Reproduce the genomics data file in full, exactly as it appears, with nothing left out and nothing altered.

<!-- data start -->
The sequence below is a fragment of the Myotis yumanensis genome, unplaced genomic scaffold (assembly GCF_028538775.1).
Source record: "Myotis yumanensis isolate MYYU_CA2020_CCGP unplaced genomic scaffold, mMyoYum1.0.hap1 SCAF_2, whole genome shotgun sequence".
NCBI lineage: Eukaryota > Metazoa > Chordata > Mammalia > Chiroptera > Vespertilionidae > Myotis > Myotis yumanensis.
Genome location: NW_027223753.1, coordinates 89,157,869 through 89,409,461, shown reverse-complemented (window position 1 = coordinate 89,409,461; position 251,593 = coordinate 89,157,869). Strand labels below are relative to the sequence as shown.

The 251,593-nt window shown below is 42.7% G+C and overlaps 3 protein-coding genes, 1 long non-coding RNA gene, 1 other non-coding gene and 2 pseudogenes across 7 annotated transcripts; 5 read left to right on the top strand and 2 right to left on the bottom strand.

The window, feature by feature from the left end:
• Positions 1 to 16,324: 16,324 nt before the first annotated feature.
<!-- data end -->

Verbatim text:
The sequence below is a fragment of the Myotis yumanensis genome, unplaced genomic scaffold (assembly GCF_028538775.1).
Source record: "Myotis yumanensis isolate MYYU_CA2020_CCGP unplaced genomic scaffold, mMyoYum1.0.hap1 SCAF_2, whole genome shotgun sequence".
NCBI lineage: Eukaryota > Metazoa > Chordata > Mammalia > Chiroptera > Vespertilionidae > Myotis > Myotis yumanensis.
Genome location: NW_027223753.1, coordinates 89,157,869 through 89,409,461, shown reverse-complemented (window position 1 = coordinate 89,409,461; position 251,593 = coordinate 89,157,869). Strand labels below are relative to the sequence as shown.

The 251,593-nt window shown below is 42.7% G+C and overlaps 3 protein-coding genes, 1 long non-coding RNA gene, 1 other non-coding gene and 2 pseudogenes across 7 annotated transcripts; 5 read left to right on the top strand and 2 right to left on the bottom strand.

The window, feature by feature from the left end:
• Positions 1 to 16,324: 16,324 nt before the first annotated feature.